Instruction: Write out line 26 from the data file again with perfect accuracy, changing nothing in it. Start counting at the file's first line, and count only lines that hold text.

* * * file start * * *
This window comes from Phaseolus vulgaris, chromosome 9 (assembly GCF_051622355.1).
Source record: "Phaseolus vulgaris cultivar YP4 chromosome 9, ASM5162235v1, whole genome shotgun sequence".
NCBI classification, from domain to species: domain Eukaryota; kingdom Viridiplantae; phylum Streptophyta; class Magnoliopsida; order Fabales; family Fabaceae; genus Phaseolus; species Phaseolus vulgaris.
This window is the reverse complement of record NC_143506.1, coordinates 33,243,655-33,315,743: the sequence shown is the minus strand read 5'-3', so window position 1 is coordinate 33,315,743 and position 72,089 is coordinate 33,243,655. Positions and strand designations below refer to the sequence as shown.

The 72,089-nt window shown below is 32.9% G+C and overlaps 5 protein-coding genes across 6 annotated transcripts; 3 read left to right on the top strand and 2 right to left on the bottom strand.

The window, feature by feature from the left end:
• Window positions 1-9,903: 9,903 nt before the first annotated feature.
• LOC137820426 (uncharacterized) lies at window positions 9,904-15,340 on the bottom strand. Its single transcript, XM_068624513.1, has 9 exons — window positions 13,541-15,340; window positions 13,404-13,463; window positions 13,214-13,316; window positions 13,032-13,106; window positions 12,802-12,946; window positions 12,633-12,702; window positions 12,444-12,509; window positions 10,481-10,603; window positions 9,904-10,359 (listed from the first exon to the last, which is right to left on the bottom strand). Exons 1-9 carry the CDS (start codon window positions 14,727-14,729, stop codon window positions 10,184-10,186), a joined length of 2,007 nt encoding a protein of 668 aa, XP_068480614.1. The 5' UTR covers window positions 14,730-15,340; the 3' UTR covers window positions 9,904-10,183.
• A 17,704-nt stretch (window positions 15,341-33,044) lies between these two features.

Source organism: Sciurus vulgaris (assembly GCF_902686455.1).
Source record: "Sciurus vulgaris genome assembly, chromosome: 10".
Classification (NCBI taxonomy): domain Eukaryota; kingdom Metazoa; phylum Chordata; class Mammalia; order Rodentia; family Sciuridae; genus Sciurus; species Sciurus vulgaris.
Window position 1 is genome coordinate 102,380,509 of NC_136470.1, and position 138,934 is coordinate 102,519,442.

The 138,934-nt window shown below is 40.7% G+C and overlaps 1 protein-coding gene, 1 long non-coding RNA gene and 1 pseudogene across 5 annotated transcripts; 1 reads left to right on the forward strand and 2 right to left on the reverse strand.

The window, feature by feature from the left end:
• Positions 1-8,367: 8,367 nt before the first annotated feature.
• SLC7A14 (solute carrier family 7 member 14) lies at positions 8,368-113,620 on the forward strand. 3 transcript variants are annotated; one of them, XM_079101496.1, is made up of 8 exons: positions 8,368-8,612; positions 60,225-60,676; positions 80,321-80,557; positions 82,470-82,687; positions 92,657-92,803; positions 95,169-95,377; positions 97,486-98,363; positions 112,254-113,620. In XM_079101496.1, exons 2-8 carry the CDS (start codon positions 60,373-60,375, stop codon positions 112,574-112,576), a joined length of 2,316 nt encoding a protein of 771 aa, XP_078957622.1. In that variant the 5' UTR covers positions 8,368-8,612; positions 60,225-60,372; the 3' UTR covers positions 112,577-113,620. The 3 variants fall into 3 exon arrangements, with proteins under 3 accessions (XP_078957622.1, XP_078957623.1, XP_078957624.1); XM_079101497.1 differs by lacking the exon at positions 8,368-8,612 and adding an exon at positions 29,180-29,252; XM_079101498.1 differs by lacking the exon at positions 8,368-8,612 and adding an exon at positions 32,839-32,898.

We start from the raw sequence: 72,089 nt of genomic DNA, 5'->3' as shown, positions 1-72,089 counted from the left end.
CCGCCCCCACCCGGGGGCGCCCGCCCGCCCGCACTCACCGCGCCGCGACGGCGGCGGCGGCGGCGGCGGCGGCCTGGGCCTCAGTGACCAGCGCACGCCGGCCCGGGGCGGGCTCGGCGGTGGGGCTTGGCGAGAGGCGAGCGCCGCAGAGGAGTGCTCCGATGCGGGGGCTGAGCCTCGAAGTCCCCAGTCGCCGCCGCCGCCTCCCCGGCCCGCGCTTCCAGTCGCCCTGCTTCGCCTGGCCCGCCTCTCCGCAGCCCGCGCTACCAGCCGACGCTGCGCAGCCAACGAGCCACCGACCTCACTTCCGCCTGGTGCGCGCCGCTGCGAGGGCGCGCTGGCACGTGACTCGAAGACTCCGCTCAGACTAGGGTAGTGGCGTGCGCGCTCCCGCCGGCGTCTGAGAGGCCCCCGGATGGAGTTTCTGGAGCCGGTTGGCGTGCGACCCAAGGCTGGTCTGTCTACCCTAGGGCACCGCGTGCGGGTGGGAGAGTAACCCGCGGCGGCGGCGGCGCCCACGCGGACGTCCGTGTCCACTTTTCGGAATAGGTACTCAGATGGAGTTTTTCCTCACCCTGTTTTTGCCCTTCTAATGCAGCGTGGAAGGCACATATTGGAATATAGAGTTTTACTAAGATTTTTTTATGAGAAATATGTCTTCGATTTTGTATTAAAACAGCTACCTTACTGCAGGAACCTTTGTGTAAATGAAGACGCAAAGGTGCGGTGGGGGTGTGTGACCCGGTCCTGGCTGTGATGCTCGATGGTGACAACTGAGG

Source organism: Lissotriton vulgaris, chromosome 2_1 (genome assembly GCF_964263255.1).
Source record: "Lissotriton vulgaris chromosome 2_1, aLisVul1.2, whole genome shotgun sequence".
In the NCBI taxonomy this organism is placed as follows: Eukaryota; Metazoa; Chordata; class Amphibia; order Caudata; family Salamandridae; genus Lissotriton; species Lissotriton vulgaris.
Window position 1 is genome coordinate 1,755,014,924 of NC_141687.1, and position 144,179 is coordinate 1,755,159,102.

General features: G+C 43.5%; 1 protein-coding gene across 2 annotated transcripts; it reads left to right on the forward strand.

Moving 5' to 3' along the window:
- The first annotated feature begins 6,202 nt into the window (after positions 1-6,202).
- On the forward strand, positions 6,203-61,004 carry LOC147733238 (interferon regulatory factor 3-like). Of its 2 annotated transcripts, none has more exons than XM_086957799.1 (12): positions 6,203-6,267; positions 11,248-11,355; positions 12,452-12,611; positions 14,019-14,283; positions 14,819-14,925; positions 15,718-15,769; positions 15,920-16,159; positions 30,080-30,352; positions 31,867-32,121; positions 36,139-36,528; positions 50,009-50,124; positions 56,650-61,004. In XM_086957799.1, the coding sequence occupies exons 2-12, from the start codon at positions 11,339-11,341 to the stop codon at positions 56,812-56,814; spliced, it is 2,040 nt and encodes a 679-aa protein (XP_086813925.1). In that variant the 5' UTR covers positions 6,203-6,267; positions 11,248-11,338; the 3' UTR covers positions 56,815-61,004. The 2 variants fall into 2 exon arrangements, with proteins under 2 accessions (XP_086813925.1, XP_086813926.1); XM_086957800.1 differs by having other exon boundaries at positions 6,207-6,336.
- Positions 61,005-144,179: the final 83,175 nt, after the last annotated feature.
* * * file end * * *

- The first annotated feature begins 6,202 nt into the window (after positions 1-6,202).